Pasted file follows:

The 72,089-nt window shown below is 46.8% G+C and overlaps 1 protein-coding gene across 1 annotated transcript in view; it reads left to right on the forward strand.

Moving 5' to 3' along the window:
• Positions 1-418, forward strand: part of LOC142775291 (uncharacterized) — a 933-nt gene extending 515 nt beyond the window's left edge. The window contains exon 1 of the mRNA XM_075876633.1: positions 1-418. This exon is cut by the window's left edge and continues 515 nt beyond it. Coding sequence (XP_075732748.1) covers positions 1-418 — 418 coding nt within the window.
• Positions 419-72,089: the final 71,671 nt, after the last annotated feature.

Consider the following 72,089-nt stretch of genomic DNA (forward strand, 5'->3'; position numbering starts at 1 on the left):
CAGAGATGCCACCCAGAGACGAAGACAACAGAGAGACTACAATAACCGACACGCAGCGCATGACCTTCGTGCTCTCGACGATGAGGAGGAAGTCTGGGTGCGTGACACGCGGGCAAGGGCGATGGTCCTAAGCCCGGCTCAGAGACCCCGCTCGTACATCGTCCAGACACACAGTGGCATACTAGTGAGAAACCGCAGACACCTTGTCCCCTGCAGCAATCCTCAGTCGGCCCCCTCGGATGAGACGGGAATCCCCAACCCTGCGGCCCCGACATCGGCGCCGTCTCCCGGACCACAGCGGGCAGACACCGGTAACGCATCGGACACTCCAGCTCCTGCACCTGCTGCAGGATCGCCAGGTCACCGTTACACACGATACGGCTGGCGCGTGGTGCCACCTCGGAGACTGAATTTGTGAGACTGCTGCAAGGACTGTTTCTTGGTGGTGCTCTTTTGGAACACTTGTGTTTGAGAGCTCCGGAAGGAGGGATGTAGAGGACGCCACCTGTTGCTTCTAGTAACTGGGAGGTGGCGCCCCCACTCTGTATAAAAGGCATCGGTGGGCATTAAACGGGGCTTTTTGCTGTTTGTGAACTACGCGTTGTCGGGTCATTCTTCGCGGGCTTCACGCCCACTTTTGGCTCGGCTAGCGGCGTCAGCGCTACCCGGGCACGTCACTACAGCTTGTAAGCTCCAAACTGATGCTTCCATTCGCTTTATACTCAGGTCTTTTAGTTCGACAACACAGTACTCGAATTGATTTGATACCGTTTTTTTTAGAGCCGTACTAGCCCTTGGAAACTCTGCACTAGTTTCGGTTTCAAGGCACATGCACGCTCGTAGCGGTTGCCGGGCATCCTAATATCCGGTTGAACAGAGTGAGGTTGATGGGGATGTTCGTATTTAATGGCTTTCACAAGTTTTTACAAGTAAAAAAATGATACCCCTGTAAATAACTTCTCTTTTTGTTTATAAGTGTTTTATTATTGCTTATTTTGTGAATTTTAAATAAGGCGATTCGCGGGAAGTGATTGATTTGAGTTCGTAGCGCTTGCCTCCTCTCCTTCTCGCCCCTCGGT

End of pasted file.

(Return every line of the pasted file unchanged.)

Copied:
The 72,089-nt window shown below is 46.8% G+C and overlaps 1 protein-coding gene across 1 annotated transcript in view; it reads left to right on the forward strand.

Moving 5' to 3' along the window:
• Positions 1-418, forward strand: part of LOC142775291 (uncharacterized) — a 933-nt gene extending 515 nt beyond the window's left edge. The window contains exon 1 of the mRNA XM_075876633.1: positions 1-418. This exon is cut by the window's left edge and continues 515 nt beyond it. Coding sequence (XP_075732748.1) covers positions 1-418 — 418 coding nt within the window.
• Positions 419-72,089: the final 71,671 nt, after the last annotated feature.

Consider the following 72,089-nt stretch of genomic DNA (forward strand, 5'->3'; position numbering starts at 1 on the left):
CAGAGATGCCACCCAGAGACGAAGACAACAGAGAGACTACAATAACCGACACGCAGCGCATGACCTTCGTGCTCTCGACGATGAGGAGGAAGTCTGGGTGCGTGACACGCGGGCAAGGGCGATGGTCCTAAGCCCGGCTCAGAGACCCCGCTCGTACATCGTCCAGACACACAGTGGCATACTAGTGAGAAACCGCAGACACCTTGTCCCCTGCAGCAATCCTCAGTCGGCCCCCTCGGATGAGACGGGAATCCCCAACCCTGCGGCCCCGACATCGGCGCCGTCTCCCGGACCACAGCGGGCAGACACCGGTAACGCATCGGACACTCCAGCTCCTGCACCTGCTGCAGGATCGCCAGGTCACCGTTACACACGATACGGCTGGCGCGTGGTGCCACCTCGGAGACTGAATTTGTGAGACTGCTGCAAGGACTGTTTCTTGGTGGTGCTCTTTTGGAACACTTGTGTTTGAGAGCTCCGGAAGGAGGGATGTAGAGGACGCCACCTGTTGCTTCTAGTAACTGGGAGGTGGCGCCCCCACTCTGTATAAAAGGCATCGGTGGGCATTAAACGGGGCTTTTTGCTGTTTGTGAACTACGCGTTGTCGGGTCATTCTTCGCGGGCTTCACGCCCACTTTTGGCTCGGCTAGCGGCGTCAGCGCTACCCGGGCACGTCACTACAGCTTGTAAGCTCCAAACTGATGCTTCCATTCGCTTTATACTCAGGTCTTTTAGTTCGACAACACAGTACTCGAATTGATTTGATACCGTTTTTTTTAGAGCCGTACTAGCCCTTGGAAACTCTGCACTAGTTTCGGTTTCAAGGCACATGCACGCTCGTAGCGGTTGCCGGGCATCCTAATATCCGGTTGAACAGAGTGAGGTTGATGGGGATGTTCGTATTTAATGGCTTTCACAAGTTTTTACAAGTAAAAAAATGATACCCCTGTAAATAACTTCTCTTTTTGTTTATAAGTGTTTTATTATTGCTTATTTTGTGAATTTTAAATAAGGCGATTCGCGGGAAGTGATTGATTTGAGTTCGTAGCGCTTGCCTCCTCTCCTTCTCGCCCCTCGGT